One of the keys to a happy, fulfilling life seems to be to recognize claustrophobia when it sets in and then to take the time to seek out the contours of that too-close-for-comfort feeling.
Perhaps this key gets minimized in places that are not DC, but here — here sometimes things get so monolithic that it becomes important to remember that it’s not you, but them who are crazy. And they are most certainly crazy.
That’s the thing about an inherently temporary town. We’re all here to suck the marrow, to learn and grow until we’re ready to leave. All that crazy begs analysis, demands that you try to understand what’s up.
Because the alternative is to internalize it, to give up on rules and boundaries and ride the wave “just for a little while,” until one day you look in the mirror and wonder: How the hell did I get to this?
All that is to say: Today I stumbled fortuitously on a short JD Salinger bio and was touched, as always, by how rendering Salinger’s stuff is. Catcher in the Rye is a good book, but Salinger’s soul shines through his shorter stories. You read them and can feel how tormented he is, grasping at straws and conflicted by the taint he associates with success.
He was claustrophobic. Salinger felt that ego tainted everything, that publishing his thoughts was a sort of symptom of phoniness. Read here from Franny and Zooey:
You take a look around your college campus, and the world, and politics, and one season of summer stock, and you listen to the conversation of a bunch of nitwit college students, and you decide that everything’s ego, ego, ego, and the only intelligent thing for a girl to do is to lie around and shave her head and say the Jesus prayer and beg God for little mystical experience that’ll maker her nice and happy.
That serendipitous article ended with the idea that “for a performer to remain true to his art, he can never perform.”
One of the first and most durable lessons DC has to offer is that narcissism — performance — gets rewarded. The rabid self-promotion that runs this town is at once abhorrent and fascinating. This is a transient town, after all; our grandmothers aren’t here to do our boasting for us.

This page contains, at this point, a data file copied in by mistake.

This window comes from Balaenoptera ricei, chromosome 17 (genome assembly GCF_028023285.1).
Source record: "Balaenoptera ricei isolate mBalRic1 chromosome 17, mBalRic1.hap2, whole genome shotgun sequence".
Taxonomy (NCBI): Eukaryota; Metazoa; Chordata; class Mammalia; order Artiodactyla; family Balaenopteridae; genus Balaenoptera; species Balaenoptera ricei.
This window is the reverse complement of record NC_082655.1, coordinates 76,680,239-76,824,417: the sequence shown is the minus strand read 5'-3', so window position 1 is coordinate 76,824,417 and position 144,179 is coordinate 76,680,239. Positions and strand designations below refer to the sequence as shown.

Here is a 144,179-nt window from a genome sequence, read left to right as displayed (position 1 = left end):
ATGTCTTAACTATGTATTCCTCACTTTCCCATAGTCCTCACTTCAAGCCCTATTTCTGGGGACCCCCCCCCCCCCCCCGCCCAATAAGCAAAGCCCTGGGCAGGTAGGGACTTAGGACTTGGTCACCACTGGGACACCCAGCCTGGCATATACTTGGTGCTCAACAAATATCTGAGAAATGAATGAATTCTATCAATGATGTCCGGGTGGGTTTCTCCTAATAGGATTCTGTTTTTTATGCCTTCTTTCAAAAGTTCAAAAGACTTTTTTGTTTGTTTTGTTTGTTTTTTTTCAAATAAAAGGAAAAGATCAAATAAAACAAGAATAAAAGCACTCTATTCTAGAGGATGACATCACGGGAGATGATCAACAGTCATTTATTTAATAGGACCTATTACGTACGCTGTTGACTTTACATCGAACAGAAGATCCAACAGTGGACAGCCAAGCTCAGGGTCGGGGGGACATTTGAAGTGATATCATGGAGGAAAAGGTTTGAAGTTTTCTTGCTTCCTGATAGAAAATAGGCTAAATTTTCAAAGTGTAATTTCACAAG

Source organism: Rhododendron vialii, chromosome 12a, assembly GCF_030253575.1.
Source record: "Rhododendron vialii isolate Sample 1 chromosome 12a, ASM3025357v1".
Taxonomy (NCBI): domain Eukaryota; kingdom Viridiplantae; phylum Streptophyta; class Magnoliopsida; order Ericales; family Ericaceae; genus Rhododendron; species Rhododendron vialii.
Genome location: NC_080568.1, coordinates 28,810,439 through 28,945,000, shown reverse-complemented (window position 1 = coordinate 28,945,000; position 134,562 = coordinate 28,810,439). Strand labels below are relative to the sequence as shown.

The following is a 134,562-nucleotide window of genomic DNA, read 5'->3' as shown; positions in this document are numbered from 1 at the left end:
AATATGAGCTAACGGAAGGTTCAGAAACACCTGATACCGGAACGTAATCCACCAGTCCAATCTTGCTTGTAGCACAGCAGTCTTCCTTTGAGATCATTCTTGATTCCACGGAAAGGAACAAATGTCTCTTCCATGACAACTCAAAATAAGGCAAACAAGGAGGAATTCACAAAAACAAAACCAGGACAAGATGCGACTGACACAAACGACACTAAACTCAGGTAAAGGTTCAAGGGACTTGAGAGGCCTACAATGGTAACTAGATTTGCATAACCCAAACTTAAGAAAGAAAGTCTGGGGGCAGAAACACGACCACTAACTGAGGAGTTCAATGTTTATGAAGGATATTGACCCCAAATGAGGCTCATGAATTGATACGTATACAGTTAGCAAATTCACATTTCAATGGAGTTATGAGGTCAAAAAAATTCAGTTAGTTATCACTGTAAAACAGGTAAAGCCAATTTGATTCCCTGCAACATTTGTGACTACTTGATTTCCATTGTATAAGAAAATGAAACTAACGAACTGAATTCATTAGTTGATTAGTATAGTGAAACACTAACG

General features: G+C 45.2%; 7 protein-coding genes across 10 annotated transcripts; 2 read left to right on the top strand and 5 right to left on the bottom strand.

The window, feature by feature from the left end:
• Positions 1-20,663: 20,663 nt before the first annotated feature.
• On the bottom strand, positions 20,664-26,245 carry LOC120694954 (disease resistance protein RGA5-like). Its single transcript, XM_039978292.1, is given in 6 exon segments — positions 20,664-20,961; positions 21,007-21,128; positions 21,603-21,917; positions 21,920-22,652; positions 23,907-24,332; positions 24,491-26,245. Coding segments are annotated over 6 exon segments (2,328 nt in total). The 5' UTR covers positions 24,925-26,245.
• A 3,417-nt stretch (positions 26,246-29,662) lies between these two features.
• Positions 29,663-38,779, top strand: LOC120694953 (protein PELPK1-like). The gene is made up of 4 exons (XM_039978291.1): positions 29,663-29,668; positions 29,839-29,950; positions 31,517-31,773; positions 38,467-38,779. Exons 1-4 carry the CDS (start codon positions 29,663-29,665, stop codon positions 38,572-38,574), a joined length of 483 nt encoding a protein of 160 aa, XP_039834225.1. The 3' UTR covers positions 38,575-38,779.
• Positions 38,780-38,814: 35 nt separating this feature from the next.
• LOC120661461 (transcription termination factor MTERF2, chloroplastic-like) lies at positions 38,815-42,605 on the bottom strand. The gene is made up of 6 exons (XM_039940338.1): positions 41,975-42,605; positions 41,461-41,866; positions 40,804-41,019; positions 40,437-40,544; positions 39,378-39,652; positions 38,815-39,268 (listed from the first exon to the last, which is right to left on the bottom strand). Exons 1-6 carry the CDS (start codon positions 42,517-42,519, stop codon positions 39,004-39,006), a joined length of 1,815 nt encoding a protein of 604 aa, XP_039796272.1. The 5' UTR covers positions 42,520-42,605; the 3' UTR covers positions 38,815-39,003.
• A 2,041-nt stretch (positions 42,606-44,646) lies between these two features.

“Nasty little egos.” It’s obvious that Salinger was claustrophobic in his own ego. Is it safe, though, to spend your professional life trying to escape the narcissistic pull entirely? It’s a bit like a dog running away from his own tail.
Try to find a better way to frame ego claustrophobia than this:
It’s everybody, I mean. Everything everybody does is so–I don’t know–not wrong, or even mean, or even stupid, necessarily. But just so tiny and meaningless–and sad-making. And the worst part is, if you go bohemian or something crazy like that, you’re conforming just as much as everybody else, only in a different way.
It’s a fine line. A huge part of why I prefer urban life is that we all admit we’re solipsists up front, so there’s no bullshit. There are no false offers to help, no pretense. When someone’s kind it’s real, it’s solid, there’s no need to second-guess motives.
We in DC saw the compassionate lining to narcissism during February’s snowpocalypse, when neighbors suddenly showed up for one another, as though for the first time. There’s something refreshing about knowing that when no one is beholden to anyone, those who stick around are genuinely interested in engaging in that same egotistical sphere, up to and including yourself, toi meme.
All the same I came away from that tormented Salinger obit similarly deeply conflicted. Is this honest? Am I being straight with myself? Is this the life I choose? And: If the I’s have it anyway, why resist?
The contour of that claustrophobia, it seems — viz: the way to avoid being an ass — is to embrace that existential truth that nothing is really unique. We’re all busy, overwhelmed, underslept. One more from Zooey’s boyfriend Seymour to keep it all in perspective:
Let’s just try to have a marvelous time this weekend. I mean not try to analyze everything to death for once, if possible.
Especially me. I love you.
Right. So the key is: If you “let it ride” first, then try to understand, it’s miserable-making. If you try to understand, then let it ride — analyze only down to a point — that’s the key to a nonphony life, to keep everything in perspective.